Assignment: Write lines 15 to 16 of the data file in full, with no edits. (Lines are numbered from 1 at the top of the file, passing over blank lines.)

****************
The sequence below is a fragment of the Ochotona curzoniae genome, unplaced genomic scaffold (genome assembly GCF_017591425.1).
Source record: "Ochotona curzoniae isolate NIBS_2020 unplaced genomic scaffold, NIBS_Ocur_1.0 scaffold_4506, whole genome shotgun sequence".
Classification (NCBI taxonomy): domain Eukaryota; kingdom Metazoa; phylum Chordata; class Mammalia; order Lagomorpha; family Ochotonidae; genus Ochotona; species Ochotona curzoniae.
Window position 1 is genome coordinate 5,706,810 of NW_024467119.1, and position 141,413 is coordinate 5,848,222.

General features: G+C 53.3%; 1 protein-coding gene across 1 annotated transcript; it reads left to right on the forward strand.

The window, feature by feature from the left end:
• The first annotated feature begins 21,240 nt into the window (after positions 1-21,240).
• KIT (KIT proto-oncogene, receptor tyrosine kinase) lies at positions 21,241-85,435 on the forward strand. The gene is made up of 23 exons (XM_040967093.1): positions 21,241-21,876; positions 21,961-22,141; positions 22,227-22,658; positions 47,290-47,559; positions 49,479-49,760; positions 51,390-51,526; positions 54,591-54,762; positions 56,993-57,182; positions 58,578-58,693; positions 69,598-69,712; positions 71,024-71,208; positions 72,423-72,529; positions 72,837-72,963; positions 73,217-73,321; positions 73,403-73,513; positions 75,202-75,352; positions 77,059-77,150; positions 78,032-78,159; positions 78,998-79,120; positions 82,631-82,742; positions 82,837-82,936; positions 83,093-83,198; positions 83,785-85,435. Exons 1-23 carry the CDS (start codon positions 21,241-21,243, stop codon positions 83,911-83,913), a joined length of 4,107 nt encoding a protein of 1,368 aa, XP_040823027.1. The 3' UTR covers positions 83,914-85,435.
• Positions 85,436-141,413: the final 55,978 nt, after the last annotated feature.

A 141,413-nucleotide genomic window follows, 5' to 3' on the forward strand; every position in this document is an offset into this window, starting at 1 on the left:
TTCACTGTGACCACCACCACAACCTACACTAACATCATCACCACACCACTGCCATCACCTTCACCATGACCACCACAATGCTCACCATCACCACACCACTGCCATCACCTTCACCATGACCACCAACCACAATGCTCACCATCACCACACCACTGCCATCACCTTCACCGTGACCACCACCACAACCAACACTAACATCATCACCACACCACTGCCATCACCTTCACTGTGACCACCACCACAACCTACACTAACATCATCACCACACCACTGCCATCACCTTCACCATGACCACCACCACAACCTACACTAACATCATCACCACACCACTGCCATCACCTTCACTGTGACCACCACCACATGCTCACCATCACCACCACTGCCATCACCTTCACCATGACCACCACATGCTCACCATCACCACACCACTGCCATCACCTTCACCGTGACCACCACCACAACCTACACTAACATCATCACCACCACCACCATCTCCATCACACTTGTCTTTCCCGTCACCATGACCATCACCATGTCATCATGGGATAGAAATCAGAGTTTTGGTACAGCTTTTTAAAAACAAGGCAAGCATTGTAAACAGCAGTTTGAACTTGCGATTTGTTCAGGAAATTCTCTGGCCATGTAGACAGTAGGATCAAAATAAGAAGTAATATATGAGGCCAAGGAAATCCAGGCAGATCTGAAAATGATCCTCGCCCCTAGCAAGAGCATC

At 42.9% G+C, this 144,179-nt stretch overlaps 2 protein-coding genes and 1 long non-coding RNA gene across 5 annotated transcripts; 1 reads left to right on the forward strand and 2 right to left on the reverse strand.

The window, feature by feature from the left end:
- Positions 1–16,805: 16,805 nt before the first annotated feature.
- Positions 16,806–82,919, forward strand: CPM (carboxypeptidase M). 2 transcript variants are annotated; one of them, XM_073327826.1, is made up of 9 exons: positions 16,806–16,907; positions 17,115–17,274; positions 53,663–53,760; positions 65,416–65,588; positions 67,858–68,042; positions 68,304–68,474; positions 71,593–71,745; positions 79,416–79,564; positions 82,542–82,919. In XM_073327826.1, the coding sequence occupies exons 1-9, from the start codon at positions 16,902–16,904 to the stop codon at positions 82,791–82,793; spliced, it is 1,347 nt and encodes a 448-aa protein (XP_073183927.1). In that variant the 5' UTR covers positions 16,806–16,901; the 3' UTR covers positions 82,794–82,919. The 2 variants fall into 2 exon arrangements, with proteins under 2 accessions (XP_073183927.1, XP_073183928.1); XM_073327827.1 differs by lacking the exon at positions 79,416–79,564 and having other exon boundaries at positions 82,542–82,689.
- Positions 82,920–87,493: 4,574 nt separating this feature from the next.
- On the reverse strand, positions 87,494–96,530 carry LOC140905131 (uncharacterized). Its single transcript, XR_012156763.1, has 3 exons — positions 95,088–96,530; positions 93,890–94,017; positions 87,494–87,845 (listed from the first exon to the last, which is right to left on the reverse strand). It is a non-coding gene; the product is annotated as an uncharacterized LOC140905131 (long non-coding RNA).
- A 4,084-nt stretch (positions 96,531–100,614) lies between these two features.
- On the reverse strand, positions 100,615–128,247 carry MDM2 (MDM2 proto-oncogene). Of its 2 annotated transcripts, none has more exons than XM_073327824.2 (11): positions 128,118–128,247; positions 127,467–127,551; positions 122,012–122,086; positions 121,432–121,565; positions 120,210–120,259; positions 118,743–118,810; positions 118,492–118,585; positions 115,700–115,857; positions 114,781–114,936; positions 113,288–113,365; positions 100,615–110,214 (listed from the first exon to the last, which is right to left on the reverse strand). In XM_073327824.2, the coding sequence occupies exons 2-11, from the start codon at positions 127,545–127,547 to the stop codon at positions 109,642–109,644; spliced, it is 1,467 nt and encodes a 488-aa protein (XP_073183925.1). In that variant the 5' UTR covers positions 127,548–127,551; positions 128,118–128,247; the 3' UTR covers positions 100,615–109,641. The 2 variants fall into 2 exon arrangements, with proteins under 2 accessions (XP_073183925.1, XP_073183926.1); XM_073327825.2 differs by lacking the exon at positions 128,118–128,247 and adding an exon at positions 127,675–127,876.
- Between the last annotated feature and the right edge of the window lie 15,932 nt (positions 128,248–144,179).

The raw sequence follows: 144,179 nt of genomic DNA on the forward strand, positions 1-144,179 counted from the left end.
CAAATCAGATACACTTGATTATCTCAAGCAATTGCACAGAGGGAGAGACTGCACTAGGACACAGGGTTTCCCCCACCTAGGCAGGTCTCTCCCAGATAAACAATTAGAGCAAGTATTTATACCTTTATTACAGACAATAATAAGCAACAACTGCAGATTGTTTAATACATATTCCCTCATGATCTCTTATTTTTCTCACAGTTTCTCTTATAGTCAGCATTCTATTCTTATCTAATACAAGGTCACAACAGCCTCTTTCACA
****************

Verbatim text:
- Positions 16,806–82,919, forward strand: CPM (carboxypeptidase M). 2 transcript variants are annotated; one of them, XM_073327826.1, is made up of 9 exons: positions 16,806–16,907; positions 17,115–17,274; positions 53,663–53,760; positions 65,416–65,588; positions 67,858–68,042; positions 68,304–68,474; positions 71,593–71,745; positions 79,416–79,564; positions 82,542–82,919. In XM_073327826.1, the coding sequence occupies exons 1-9, from the start codon at positions 16,902–16,904 to the stop codon at positions 82,791–82,793; spliced, it is 1,347 nt and encodes a 448-aa protein (XP_073183927.1). In that variant the 5' UTR covers positions 16,806–16,901; the 3' UTR covers positions 82,794–82,919. The 2 variants fall into 2 exon arrangements, with proteins under 2 accessions (XP_073183927.1, XP_073183928.1); XM_073327827.1 differs by lacking the exon at positions 79,416–79,564 and having other exon boundaries at positions 82,542–82,689.
- Positions 82,920–87,493: 4,574 nt separating this feature from the next.